Discord started as a chat app for gamers, and while gaming is still a strong part of the app's DNA, it's grown beyond that. Discord servers are popular with people organizing volunteer efforts, talking about hobbies, and collaborating for work.
Discord servers are invite-only spaces—similar to workspaces in other team chat apps. However, Discord sets itself apart with features such as voice chat, permission-based roles, and endless customization options that make it well-suited for building and managing an online community.
Discord moderators and admins often rely on third-party bots to automate tasks and run commands for you. Bots can handle things like answering frequently asked questions, adding moderation actions such as temporary bans, creating a ticketing system, and more. While these bots are incredibly useful, there's a learning curve to setting them up.
If you want to find ways to keep your Discord server running smoothly and integrate it with other apps—sending information to and from Discord—without spending time learning how to manage bots, Zapier can help. We're a no-code automation tool that helps you send information from one app to another.
Whether you use Discord to engage with your followers, moderate a community, or work with teammates at your actual job, we've collected a few Zaps—what we call the automated workflows you create with Zapier—to help you manage and grow your server.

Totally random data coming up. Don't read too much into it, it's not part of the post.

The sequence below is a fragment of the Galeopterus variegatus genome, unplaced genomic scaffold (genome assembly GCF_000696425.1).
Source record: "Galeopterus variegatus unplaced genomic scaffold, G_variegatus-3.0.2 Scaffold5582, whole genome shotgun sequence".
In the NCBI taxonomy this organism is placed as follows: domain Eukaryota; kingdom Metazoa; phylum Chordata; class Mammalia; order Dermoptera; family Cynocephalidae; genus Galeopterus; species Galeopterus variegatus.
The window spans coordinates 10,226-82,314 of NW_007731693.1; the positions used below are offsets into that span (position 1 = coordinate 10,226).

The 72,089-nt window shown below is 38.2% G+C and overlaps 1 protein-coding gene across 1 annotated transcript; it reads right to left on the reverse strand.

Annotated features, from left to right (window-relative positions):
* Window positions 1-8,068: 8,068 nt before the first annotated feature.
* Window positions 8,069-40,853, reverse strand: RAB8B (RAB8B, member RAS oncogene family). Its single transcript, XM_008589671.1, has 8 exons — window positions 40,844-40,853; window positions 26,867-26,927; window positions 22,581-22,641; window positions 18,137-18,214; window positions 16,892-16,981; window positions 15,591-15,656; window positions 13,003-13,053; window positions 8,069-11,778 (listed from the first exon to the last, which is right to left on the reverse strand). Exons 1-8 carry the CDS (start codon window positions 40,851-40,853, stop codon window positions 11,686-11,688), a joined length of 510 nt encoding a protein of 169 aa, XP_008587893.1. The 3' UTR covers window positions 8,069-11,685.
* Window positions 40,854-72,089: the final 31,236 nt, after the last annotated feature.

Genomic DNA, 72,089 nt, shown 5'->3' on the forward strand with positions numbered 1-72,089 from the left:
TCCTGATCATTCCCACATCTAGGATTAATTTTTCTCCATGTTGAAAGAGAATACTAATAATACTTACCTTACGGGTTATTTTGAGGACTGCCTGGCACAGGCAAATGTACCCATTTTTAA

You'll need to have a Zapier account and manager or owner permissions in Discord in order to use these workflows. It's free to start.
Automatically assign roles
One way Discord differs from other team chat apps is how it uses roles. Rather than a traditional community role structure—admins manage the server, moderators manage the conversations, and members can only post—Discord's roles are infinitely customizable. And many admins and moderators use bots to allow members to self-select these roles.
You can create standardized roles in Discord, such as administrators, moderators, or verified users. You can also create roles that serve cosmetic or informational purposes, like in this screenshot below, where I've set up roles that would let someone choose if they want to be identified as a Zaperoni, Zorp, or Zapien (it's a hotly-contested topic at Zapier—I'm team Zaperoni).